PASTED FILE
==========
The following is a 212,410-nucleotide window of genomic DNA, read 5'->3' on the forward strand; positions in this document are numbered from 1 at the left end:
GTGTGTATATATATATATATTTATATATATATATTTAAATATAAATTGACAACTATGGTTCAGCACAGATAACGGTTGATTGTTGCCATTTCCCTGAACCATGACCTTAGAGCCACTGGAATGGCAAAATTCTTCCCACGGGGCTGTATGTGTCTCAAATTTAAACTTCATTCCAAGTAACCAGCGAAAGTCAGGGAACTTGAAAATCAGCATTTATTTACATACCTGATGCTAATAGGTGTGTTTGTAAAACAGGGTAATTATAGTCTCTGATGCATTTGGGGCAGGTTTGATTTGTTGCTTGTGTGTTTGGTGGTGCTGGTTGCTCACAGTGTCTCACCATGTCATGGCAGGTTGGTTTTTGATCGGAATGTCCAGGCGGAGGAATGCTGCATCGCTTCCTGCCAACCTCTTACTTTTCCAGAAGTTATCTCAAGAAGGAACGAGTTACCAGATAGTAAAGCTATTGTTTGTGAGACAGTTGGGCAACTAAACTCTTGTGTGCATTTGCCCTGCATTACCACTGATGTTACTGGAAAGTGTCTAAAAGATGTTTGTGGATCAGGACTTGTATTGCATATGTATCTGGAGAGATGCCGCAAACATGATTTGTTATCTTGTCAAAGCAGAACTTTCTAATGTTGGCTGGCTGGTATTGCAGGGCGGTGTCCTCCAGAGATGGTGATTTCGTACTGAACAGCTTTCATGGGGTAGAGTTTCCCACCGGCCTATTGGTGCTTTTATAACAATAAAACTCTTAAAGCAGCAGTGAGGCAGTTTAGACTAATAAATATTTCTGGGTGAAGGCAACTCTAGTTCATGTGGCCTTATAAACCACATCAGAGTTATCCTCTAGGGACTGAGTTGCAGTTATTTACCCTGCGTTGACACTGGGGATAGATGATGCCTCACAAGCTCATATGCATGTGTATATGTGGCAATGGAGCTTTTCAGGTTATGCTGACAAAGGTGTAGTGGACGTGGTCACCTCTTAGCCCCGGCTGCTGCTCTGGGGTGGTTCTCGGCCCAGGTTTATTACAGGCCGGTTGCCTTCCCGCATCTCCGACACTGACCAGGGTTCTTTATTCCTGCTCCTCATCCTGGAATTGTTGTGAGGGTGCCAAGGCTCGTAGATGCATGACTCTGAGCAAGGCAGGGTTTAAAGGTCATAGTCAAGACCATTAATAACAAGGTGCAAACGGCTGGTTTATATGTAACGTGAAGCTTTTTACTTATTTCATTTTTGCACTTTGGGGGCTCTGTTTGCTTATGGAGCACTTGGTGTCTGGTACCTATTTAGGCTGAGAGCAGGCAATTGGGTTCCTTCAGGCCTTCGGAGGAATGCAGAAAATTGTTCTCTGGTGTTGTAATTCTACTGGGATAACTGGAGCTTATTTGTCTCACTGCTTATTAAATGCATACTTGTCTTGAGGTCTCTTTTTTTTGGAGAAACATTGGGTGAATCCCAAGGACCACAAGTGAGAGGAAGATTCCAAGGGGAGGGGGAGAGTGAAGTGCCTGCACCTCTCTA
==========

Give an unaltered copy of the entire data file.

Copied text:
The following is a 212,410-nucleotide window of genomic DNA, read 5'->3' on the forward strand; positions in this document are numbered from 1 at the left end:
GTGTGTATATATATATATATTTATATATATATATTTAAATATAAATTGACAACTATGGTTCAGCACAGATAACGGTTGATTGTTGCCATTTCCCTGAACCATGACCTTAGAGCCACTGGAATGGCAAAATTCTTCCCACGGGGCTGTATGTGTCTCAAATTTAAACTTCATTCCAAGTAACCAGCGAAAGTCAGGGAACTTGAAAATCAGCATTTATTTACATACCTGATGCTAATAGGTGTGTTTGTAAAACAGGGTAATTATAGTCTCTGATGCATTTGGGGCAGGTTTGATTTGTTGCTTGTGTGTTTGGTGGTGCTGGTTGCTCACAGTGTCTCACCATGTCATGGCAGGTTGGTTTTTGATCGGAATGTCCAGGCGGAGGAATGCTGCATCGCTTCCTGCCAACCTCTTACTTTTCCAGAAGTTATCTCAAGAAGGAACGAGTTACCAGATAGTAAAGCTATTGTTTGTGAGACAGTTGGGCAACTAAACTCTTGTGTGCATTTGCCCTGCATTACCACTGATGTTACTGGAAAGTGTCTAAAAGATGTTTGTGGATCAGGACTTGTATTGCATATGTATCTGGAGAGATGCCGCAAACATGATTTGTTATCTTGTCAAAGCAGAACTTTCTAATGTTGGCTGGCTGGTATTGCAGGGCGGTGTCCTCCAGAGATGGTGATTTCGTACTGAACAGCTTTCATGGGGTAGAGTTTCCCACCGGCCTATTGGTGCTTTTATAACAATAAAACTCTTAAAGCAGCAGTGAGGCAGTTTAGACTAATAAATATTTCTGGGTGAAGGCAACTCTAGTTCATGTGGCCTTATAAACCACATCAGAGTTATCCTCTAGGGACTGAGTTGCAGTTATTTACCCTGCGTTGACACTGGGGATAGATGATGCCTCACAAGCTCATATGCATGTGTATATGTGGCAATGGAGCTTTTCAGGTTATGCTGACAAAGGTGTAGTGGACGTGGTCACCTCTTAGCCCCGGCTGCTGCTCTGGGGTGGTTCTCGGCCCAGGTTTATTACAGGCCGGTTGCCTTCCCGCATCTCCGACACTGACCAGGGTTCTTTATTCCTGCTCCTCATCCTGGAATTGTTGTGAGGGTGCCAAGGCTCGTAGATGCATGACTCTGAGCAAGGCAGGGTTTAAAGGTCATAGTCAAGACCATTAATAACAAGGTGCAAACGGCTGGTTTATATGTAACGTGAAGCTTTTTACTTATTTCATTTTTGCACTTTGGGGGCTCTGTTTGCTTATGGAGCACTTGGTGTCTGGTACCTATTTAGGCTGAGAGCAGGCAATTGGGTTCCTTCAGGCCTTCGGAGGAATGCAGAAAATTGTTCTCTGGTGTTGTAATTCTACTGGGATAACTGGAGCTTATTTGTCTCACTGCTTATTAAATGCATACTTGTCTTGAGGTCTCTTTTTTTTGGAGAAACATTGGGTGAATCCCAAGGACCACAAGTGAGAGGAAGATTCCAAGGGGAGGGGGAGAGTGAAGTGCCTGCACCTCTCTA